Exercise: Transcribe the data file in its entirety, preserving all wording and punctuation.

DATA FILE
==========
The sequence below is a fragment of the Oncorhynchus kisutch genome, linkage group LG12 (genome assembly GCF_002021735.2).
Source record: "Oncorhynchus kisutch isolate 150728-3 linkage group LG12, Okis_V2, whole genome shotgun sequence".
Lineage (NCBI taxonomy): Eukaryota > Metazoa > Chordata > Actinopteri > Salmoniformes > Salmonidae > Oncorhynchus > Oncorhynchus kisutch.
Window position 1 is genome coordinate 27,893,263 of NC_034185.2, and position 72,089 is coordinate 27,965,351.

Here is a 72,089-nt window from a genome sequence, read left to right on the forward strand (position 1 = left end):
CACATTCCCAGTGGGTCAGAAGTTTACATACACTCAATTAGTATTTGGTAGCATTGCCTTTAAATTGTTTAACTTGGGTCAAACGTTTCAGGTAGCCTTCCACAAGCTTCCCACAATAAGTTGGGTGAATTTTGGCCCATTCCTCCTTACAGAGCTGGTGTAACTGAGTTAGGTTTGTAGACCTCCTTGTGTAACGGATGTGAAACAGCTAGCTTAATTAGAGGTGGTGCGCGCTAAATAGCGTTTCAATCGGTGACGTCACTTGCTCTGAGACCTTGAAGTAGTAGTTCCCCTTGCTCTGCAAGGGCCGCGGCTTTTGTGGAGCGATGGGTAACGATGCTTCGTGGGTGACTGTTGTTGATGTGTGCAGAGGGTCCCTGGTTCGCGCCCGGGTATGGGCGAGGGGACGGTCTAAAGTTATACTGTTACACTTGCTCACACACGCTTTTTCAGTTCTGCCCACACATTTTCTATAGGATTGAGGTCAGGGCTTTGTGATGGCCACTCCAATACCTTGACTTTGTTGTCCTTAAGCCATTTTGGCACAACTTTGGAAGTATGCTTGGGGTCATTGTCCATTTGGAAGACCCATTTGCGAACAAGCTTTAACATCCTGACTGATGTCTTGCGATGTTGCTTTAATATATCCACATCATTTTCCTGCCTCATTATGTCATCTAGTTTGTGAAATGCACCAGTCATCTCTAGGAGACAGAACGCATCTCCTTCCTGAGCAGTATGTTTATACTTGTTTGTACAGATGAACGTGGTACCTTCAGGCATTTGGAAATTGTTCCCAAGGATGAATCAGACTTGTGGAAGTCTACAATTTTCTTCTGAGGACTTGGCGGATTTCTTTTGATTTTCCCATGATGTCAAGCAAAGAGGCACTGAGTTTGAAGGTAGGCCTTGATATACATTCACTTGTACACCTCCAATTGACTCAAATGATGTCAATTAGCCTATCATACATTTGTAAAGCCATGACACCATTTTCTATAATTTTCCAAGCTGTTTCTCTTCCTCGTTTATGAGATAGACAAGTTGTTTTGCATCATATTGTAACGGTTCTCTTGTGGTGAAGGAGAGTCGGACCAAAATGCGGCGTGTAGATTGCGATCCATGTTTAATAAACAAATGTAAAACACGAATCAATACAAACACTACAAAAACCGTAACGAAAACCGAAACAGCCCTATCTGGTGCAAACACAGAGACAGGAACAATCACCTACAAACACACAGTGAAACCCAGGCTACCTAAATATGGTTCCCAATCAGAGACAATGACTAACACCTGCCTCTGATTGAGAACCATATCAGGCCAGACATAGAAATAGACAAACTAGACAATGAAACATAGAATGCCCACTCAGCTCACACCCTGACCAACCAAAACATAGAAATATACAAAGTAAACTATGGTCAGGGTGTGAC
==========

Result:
The sequence below is a fragment of the Oncorhynchus kisutch genome, linkage group LG12 (genome assembly GCF_002021735.2).
Source record: "Oncorhynchus kisutch isolate 150728-3 linkage group LG12, Okis_V2, whole genome shotgun sequence".
Lineage (NCBI taxonomy): Eukaryota > Metazoa > Chordata > Actinopteri > Salmoniformes > Salmonidae > Oncorhynchus > Oncorhynchus kisutch.
Window position 1 is genome coordinate 27,893,263 of NC_034185.2, and position 72,089 is coordinate 27,965,351.

Here is a 72,089-nt window from a genome sequence, read left to right on the forward strand (position 1 = left end):
CACATTCCCAGTGGGTCAGAAGTTTACATACACTCAATTAGTATTTGGTAGCATTGCCTTTAAATTGTTTAACTTGGGTCAAACGTTTCAGGTAGCCTTCCACAAGCTTCCCACAATAAGTTGGGTGAATTTTGGCCCATTCCTCCTTACAGAGCTGGTGTAACTGAGTTAGGTTTGTAGACCTCCTTGTGTAACGGATGTGAAACAGCTAGCTTAATTAGAGGTGGTGCGCGCTAAATAGCGTTTCAATCGGTGACGTCACTTGCTCTGAGACCTTGAAGTAGTAGTTCCCCTTGCTCTGCAAGGGCCGCGGCTTTTGTGGAGCGATGGGTAACGATGCTTCGTGGGTGACTGTTGTTGATGTGTGCAGAGGGTCCCTGGTTCGCGCCCGGGTATGGGCGAGGGGACGGTCTAAAGTTATACTGTTACACTTGCTCACACACGCTTTTTCAGTTCTGCCCACACATTTTCTATAGGATTGAGGTCAGGGCTTTGTGATGGCCACTCCAATACCTTGACTTTGTTGTCCTTAAGCCATTTTGGCACAACTTTGGAAGTATGCTTGGGGTCATTGTCCATTTGGAAGACCCATTTGCGAACAAGCTTTAACATCCTGACTGATGTCTTGCGATGTTGCTTTAATATATCCACATCATTTTCCTGCCTCATTATGTCATCTAGTTTGTGAAATGCACCAGTCATCTCTAGGAGACAGAACGCATCTCCTTCCTGAGCAGTATGTTTATACTTGTTTGTACAGATGAACGTGGTACCTTCAGGCATTTGGAAATTGTTCCCAAGGATGAATCAGACTTGTGGAAGTCTACAATTTTCTTCTGAGGACTTGGCGGATTTCTTTTGATTTTCCCATGATGTCAAGCAAAGAGGCACTGAGTTTGAAGGTAGGCCTTGATATACATTCACTTGTACACCTCCAATTGACTCAAATGATGTCAATTAGCCTATCATACATTTGTAAAGCCATGACACCATTTTCTATAATTTTCCAAGCTGTTTCTCTTCCTCGTTTATGAGATAGACAAGTTGTTTTGCATCATATTGTAACGGTTCTCTTGTGGTGAAGGAGAGTCGGACCAAAATGCGGCGTGTAGATTGCGATCCATGTTTAATAAACAAATGTAAAACACGAATCAATACAAACACTACAAAAACCGTAACGAAAACCGAAACAGCCCTATCTGGTGCAAACACAGAGACAGGAACAATCACCTACAAACACACAGTGAAACCCAGGCTACCTAAATATGGTTCCCAATCAGAGACAATGACTAACACCTGCCTCTGATTGAGAACCATATCAGGCCAGACATAGAAATAGACAAACTAGACAATGAAACATAGAATGCCCACTCAGCTCACACCCTGACCAACCAAAACATAGAAATATACAAAGTAAACTATGGTCAGGGTGTGAC